Immediately after the Federal Reserve’s decision to raise interest rates another 25 basis points today, stocks moved up on a reading of the Fed’s 2 p.m. statement released with the rate news that saw the Fed as saying it would begin to cut interest rates soon. At 2:26 p.m. New York time the Standard & Poor’s 500 was up 0.58%. In Wednesday’s statement, the Fed said, “In determining the extent to which additional policy firming may be appropriate to return inflation to 2% over time, the committee will take into account the cumulative tightening of monetary policy, the lags with which monetary policy affects economic activity and inflation, and economic and financial developments.” In March, the central bank had said it “anticipates that some additional policy firming may be appropriate in order to attain a stance of monetary policy that is sufficiently restrictive to return inflation to 2 percent over time.” But stocks peaked for the day shortly after Fed chair Jerome Powell began his press conference at 2:30 p.m.
April 19, 2023 | Daily JAM |
Thank goodness the banking crisis is over. (Where’s that sarcasm emoji when you need it?) Today, shares of Western Alliance Bancorporation (WAL) closed up 24.12% after the bank reported that deposits hadn’t fled the bank in the first quarter as rapidly as was feared. Signature Bank (SBNY), which is being shut down by regulators rallied a huge 26.01%. Granted that was from a share price of just 16.5 cents a share. Excuse me when I remember that the stock traded at $143.17 on February 2. The SPDR S&P Banking ETF (KBE) closed up 3.07% on the day. The regional bank ETF, SPDR S&P Regional Banking ETF (KRE) closed p 3.94%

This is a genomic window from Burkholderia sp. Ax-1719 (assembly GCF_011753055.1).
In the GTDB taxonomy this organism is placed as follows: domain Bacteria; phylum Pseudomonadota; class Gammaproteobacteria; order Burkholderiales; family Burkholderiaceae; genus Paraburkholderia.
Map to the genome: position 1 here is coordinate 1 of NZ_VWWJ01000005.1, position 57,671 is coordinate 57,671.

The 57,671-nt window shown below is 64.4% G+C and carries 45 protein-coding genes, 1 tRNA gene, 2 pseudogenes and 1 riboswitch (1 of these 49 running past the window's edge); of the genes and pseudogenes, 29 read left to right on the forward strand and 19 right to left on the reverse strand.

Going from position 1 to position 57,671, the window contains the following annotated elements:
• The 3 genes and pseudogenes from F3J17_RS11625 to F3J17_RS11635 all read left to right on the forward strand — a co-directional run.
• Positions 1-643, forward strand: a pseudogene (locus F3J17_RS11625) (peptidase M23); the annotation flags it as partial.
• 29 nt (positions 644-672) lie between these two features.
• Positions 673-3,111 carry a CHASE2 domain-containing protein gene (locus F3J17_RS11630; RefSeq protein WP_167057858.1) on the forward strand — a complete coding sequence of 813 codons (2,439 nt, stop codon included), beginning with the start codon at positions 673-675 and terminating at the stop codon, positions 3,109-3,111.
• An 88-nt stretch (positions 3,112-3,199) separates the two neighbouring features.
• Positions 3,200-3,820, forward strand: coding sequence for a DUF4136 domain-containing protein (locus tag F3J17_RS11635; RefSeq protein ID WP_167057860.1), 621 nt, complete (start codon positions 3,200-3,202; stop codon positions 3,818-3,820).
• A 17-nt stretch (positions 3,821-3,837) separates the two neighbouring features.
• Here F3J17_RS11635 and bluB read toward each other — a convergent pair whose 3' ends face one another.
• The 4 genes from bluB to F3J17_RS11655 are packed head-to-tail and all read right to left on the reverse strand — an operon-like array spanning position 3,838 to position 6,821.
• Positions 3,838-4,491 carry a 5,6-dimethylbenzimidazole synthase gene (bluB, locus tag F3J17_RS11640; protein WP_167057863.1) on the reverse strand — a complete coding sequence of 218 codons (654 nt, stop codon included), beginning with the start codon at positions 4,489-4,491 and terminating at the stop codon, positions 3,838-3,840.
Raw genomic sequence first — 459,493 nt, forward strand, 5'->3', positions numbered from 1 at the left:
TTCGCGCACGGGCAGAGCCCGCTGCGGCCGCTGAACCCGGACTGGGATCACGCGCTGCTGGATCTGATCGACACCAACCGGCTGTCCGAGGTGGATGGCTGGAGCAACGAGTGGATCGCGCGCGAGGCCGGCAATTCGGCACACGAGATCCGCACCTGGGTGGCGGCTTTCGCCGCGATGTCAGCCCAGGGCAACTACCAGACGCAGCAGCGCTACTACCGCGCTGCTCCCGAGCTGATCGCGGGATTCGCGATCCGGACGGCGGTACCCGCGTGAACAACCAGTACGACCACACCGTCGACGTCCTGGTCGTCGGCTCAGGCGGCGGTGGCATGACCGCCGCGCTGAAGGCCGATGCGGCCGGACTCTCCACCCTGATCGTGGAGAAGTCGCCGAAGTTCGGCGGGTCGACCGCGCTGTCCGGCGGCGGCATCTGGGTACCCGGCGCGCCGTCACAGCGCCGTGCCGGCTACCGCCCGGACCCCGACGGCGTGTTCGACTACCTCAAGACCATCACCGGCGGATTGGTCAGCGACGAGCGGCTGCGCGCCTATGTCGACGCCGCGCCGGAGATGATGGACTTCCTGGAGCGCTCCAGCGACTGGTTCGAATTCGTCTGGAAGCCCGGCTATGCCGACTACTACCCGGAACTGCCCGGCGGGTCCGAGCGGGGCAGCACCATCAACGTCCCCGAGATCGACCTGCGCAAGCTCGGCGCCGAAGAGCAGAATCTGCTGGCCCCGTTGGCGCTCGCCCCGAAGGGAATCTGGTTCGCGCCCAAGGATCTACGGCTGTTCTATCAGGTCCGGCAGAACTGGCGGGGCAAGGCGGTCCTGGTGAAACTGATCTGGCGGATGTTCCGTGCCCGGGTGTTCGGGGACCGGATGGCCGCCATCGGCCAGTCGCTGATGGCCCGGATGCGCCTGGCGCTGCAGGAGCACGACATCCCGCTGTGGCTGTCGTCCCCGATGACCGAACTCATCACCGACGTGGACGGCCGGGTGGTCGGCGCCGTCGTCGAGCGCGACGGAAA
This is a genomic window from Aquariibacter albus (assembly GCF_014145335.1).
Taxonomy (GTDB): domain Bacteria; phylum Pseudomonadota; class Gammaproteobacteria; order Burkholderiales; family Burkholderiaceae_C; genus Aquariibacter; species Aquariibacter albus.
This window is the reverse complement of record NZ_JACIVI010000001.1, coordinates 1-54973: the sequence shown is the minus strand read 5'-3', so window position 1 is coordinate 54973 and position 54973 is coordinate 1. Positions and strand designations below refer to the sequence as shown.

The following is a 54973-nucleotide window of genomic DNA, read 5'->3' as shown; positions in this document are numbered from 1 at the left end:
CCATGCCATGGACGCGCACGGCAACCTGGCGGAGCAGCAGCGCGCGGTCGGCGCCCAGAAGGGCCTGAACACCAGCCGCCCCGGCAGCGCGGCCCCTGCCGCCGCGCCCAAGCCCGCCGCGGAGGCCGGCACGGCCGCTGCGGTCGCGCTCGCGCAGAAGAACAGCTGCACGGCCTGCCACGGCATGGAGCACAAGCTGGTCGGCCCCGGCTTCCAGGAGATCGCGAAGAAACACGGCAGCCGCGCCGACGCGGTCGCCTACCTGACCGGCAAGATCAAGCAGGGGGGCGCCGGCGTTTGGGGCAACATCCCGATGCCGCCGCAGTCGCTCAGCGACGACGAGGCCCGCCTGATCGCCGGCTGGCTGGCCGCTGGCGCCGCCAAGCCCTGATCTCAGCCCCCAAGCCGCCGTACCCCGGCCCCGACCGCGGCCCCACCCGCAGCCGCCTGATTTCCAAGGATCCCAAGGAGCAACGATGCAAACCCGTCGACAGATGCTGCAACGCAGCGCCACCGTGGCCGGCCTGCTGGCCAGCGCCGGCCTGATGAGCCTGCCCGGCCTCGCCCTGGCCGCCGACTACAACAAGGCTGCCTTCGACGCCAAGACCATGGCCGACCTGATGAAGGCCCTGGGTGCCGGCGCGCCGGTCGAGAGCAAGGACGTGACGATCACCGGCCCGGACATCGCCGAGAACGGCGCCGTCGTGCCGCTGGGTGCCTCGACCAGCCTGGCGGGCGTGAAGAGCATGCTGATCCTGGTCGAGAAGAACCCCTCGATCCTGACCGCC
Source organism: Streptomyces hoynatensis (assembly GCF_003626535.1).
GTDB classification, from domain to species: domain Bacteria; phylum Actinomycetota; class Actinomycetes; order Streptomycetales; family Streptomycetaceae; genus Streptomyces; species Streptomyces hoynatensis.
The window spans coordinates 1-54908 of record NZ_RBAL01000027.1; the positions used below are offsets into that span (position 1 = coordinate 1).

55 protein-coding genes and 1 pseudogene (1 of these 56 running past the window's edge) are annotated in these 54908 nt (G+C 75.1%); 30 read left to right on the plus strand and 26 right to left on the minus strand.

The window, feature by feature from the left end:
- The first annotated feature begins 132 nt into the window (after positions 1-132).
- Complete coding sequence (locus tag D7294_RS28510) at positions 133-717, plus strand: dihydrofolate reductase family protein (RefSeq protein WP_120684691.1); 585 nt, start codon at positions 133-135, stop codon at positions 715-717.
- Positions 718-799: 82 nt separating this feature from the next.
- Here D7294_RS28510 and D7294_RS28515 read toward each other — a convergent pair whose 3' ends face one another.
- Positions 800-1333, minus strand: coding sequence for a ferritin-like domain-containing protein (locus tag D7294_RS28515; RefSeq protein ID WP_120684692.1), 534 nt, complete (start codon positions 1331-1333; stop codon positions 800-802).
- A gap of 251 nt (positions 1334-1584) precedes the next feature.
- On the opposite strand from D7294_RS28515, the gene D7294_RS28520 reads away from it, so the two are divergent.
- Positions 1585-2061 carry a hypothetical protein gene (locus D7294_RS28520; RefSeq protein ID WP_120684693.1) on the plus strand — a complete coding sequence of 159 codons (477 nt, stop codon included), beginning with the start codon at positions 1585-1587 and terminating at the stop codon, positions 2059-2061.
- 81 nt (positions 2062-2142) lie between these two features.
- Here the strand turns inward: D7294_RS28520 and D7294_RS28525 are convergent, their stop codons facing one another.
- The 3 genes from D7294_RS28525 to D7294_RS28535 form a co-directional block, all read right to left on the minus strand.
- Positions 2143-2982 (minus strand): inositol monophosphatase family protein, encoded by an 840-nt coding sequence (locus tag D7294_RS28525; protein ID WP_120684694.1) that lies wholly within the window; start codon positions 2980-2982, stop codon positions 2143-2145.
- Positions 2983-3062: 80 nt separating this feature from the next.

April 14, 2023 | Daily JAM, Short Term, Volatility |
The VIX “fear index,” known more formally as the CBOE S&P 500 Volatility Index (VIX), dropped again today with a retreat of 3.60% taking the index down to a close of 17.16. The VIX, which measures the price that investors and traders are willing to pay in the options market to hedge risk on the Standard & Poor’s 500 in the next month or so, hasn’t been this low in 2022. The prior low for the VIX this year was 17.87 on February 2. You have to go back to December 27, 2021, when the index stood at 17.22 to find a roughly comparable level. With all that lurking out there in the financial world, I find the VIX at 17.16 too good to pass up.
March 29, 2023 | VIX, Volatility |
Today March 29, the VIX dropped again, losing another 4.01% to 19.10. So I’ll be buying the June 21 Call Option with a strike price of 23 tomorrow. A contract for 100 shares closed at $305 today. This buy will go into my Volatility Portfolio.
March 29, 2023 | Daily JAM, Videos, VIX |